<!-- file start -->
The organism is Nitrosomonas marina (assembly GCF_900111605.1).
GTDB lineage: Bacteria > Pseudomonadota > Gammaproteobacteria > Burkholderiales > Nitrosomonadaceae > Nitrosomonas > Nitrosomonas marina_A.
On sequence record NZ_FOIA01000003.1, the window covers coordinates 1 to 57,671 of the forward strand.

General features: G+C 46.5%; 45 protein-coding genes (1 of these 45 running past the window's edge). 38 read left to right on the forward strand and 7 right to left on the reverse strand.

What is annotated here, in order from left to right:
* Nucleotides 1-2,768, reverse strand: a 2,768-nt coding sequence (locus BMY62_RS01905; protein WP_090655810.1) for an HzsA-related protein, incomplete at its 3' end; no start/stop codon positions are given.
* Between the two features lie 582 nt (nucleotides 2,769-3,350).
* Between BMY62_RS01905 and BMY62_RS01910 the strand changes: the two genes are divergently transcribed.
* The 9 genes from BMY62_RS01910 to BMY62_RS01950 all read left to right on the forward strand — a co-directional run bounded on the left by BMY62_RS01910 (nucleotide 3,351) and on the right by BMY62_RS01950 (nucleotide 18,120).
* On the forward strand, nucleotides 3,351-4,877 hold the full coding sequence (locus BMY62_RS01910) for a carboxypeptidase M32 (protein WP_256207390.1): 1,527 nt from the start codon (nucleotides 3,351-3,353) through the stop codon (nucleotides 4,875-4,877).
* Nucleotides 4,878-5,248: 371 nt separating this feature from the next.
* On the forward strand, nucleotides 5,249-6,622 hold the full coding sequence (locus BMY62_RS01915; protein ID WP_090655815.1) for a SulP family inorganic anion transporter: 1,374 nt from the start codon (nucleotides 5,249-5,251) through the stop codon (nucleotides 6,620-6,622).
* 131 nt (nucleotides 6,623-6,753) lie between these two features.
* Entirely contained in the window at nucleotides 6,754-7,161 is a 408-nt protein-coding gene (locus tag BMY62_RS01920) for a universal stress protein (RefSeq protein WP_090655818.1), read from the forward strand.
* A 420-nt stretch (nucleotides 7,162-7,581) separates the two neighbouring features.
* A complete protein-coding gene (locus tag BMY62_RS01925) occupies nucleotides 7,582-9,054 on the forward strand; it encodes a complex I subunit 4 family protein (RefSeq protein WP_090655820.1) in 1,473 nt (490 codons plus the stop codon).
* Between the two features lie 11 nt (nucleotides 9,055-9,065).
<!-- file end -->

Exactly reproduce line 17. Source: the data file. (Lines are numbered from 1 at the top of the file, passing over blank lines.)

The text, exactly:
* Between the two features lie 11 nt (nucleotides 9,055-9,065).